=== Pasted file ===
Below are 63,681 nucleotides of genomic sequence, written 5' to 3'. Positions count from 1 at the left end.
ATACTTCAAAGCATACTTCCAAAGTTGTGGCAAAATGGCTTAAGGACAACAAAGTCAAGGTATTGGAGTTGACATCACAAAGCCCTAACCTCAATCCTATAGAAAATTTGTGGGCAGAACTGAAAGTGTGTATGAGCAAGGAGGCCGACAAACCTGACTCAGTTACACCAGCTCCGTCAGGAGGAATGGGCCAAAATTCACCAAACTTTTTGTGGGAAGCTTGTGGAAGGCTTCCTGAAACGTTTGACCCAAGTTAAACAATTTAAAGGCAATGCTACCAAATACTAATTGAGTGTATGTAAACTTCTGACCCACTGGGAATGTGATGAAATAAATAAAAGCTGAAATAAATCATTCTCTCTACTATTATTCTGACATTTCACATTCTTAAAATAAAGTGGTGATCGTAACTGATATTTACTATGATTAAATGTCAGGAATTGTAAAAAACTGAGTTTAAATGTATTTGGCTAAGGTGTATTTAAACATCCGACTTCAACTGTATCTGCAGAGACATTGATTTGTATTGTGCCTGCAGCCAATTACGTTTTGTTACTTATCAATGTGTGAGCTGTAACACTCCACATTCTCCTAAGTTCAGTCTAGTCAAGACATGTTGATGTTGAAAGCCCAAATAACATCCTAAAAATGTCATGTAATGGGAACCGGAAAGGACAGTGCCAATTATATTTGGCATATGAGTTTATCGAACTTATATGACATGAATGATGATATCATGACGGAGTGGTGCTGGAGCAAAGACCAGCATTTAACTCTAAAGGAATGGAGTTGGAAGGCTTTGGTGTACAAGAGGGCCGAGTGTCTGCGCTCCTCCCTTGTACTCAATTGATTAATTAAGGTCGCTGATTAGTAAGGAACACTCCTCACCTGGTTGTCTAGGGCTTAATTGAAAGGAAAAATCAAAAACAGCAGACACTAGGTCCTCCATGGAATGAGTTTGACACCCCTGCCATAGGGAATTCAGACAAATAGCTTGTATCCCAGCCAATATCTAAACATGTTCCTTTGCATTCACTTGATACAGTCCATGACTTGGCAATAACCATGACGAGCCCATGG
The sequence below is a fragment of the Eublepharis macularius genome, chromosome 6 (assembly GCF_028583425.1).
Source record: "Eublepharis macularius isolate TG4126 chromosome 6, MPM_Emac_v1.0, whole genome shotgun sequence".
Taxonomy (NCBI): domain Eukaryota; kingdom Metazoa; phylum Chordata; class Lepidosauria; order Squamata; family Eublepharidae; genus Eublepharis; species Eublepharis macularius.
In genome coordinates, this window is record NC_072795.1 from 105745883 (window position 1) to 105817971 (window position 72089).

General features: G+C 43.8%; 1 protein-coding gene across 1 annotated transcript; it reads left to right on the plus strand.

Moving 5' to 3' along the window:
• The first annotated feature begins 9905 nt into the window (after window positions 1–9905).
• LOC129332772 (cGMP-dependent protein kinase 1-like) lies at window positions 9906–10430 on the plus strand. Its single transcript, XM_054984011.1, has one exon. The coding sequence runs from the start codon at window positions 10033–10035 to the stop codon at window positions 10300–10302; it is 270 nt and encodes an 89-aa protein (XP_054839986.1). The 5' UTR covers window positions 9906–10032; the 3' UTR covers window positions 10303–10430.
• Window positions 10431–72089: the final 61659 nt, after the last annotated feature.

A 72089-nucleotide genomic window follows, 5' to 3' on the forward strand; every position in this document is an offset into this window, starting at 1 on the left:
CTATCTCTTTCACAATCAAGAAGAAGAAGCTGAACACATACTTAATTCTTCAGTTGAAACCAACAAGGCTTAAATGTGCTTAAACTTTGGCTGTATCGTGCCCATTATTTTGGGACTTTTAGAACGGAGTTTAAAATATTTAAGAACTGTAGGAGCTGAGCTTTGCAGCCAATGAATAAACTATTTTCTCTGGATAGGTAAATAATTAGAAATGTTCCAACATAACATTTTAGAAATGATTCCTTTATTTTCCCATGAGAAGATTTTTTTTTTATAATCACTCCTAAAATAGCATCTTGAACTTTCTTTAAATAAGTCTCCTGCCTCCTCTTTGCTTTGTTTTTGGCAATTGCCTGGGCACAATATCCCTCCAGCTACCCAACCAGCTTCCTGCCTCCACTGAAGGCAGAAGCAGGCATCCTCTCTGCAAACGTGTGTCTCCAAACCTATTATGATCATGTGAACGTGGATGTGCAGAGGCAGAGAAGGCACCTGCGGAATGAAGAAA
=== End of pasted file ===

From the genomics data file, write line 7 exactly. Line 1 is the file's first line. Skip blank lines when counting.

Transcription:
General features: G+C 43.8%; 1 protein-coding gene across 1 annotated transcript; it reads left to right on the plus strand.